Hot Pot Party!

Today’s post is about a lot of things – culture shock, trying new things, and of course some amazing food.

Quick personality backstory – I’m hasty to say no to new things. I don’t like to exit my comfort zone. I need a plan for everything, and panic when there isn’t one. I abstain from being social if there aren’t enough details. (How do you dress for an ambiguous night out? What if I have to meet new people? Do I eat before? Too many variables, too much stress.)

I am a creature of habit, an introvert happy to dream about being bold and daring and trying new things but wholly unmotivated to act on those whims. I say I know myself pretty well, so I know what I will and won’t like without having to try anything new. I live a rather narrow existence, and for years I’ve been happy with that.

In the last year, all that has changed. I’ve started saying yes to things I never would have before, dipping a toe into the world beyond my comfort zone. Guess what? I haven’t died, and I feel like my life is more complete – maybe not totally fulfilling, but I’m on my way.

fish market
Serious question: does this look appetizing to anyone?

In terms of food, anyone who knows me probably knows that I absolutely do not like fish (with the exception of shell fish and fried catfish). I swear up and down that salmon is disgusting; I can always pick up on the salty fish after taste and who wants to eat that?! In my new found spirit of saying “yes”, I agreed to eat salmon this year – and I loved it. Maybe my tastes changed. Maybe I just needed to open my mind to it. Either way, it was a seriously good choice.

For my next trick, I tried a fish ball.

Chinese-Hot-pot-at-table
Photo courtesy of Andrea Nguyen, Flickr.

Hot Pot Party

I have a Filipino friend who has the most divine sense of taste I ever encountered. She’s never recommended a bad restaurant (or dish, when I have to ask what on earth I’m ordering/eating) so I pretty much trust her judgment completely when it comes to food. When she came to me  and said “I want to have a hot pot party” I had absolutely no idea what I was agreeing to, but I said yes knowing that it had to be good.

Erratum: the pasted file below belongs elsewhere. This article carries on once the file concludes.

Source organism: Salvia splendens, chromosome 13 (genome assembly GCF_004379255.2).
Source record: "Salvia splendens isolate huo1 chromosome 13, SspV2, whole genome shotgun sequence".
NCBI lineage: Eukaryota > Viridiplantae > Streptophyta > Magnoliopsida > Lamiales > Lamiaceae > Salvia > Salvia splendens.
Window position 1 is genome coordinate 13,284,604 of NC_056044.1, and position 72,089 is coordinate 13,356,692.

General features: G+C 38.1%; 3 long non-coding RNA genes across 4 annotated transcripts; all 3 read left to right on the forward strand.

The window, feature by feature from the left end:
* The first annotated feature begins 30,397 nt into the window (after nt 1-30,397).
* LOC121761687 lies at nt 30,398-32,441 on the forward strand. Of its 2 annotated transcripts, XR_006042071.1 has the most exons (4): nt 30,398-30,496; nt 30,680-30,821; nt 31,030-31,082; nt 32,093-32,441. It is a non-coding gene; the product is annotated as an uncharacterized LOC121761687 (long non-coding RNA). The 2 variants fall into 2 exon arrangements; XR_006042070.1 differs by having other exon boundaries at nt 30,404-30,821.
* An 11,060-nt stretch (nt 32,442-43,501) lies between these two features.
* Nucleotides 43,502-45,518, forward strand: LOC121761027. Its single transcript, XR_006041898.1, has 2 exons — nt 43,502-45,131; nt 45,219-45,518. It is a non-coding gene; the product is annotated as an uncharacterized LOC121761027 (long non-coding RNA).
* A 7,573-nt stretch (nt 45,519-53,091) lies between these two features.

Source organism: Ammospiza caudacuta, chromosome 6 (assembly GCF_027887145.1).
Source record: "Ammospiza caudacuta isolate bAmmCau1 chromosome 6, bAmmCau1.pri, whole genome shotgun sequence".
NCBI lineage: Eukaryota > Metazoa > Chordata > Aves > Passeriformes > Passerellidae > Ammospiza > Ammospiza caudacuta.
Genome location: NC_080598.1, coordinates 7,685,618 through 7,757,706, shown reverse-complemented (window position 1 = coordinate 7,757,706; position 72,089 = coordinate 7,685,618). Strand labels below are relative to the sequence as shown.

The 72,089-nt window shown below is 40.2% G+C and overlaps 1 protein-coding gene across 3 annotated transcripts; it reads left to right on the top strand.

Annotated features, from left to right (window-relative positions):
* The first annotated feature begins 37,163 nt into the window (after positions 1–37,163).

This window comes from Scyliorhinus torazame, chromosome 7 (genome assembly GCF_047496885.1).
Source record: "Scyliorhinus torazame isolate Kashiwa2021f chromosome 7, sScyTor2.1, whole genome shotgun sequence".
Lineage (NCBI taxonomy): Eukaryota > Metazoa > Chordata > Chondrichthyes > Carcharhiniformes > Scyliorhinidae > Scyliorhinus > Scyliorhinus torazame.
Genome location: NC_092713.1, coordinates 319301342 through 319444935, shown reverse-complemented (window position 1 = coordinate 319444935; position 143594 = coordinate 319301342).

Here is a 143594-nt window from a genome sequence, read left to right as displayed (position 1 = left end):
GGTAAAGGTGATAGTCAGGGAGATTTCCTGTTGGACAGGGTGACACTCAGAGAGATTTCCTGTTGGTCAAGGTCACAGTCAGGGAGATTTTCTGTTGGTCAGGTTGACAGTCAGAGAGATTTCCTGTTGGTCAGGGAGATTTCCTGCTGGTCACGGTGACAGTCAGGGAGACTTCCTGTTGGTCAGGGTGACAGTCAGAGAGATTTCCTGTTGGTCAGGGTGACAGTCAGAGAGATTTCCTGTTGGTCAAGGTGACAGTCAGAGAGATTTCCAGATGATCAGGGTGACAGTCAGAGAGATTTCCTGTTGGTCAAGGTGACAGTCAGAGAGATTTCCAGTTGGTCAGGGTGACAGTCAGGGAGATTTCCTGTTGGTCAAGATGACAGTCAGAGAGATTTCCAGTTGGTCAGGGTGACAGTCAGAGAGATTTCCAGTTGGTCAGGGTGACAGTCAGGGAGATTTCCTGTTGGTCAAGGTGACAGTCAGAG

It was so. damn. good.

So good, in fact, that I ate a bunch of things I never would have before, like dandelion leaves, some super cute mushrooms, lotus root and fish balls. That’s right, apparently fish comes in a blob form with no fishy aftertaste. Who knew? These little fish balls are kind of chewy, like scallops, but they have a rich, crablike taste.

I digress.

Hot What?

For those of you who don’t know (as I didn’t until this glorious Hot Pot Party) hot pot is an Asian dish comprised of a large pot filled with a simmering broth base, and a variety of vegetables and meats that get added to the broth over the course of the meal. I won’t pretend to be an expert on the preparation here – I was actually relegated to washing vegetables and asking a hundred questions for this meal. I felt like a guest in my own kitchen!

In addition to the hot pot itself, each person has their own bowl with a dipping sauce made up of a combination of sesame butter, tofu, and some bitter green stuff (I can’t remember what it was), mixed with a few spoonfuls of broth. Of course, everyone is also armed with a pair of chopsticks. Not my utensil of choice.

Side note: a hot pot party is probably the fastest way to learn how to eat with chopsticks. You have to fish a variety of oddly shaped foods out of a sea of broth (oh, fish balls how you teased me!) which is almost impossible for a newbie. You learn quick though, when someone else is decidedly plunging their chopsticks toward the last piece of crab, and you know you only have one shot to swoop in, snatch the goods, and deposit them in your own bowl.

The Culture of a Hot Pot Party

The coolest thing about the hot pot party was the way it unites people at the dinner table. Or, in my case, the kitchen counter. Hot pot is an “active” meal, meaning you are continuously adding ingredients, so it makes sense to stay near the pot. Because the broth is necessary for continual cooking, it’s kind of difficult to “make a plate” in the way you would for a traditional meal. So everyone sits around this simmering pot of broth and goodies, casually plucking out the next bite of their meal, chatting and occasionally chopstick fighting over the goods.

Moral of the story – say yes to new things! If you have suggestions for more food adventures for me, I’d love for you to leave your ideas in the comments. 🙂

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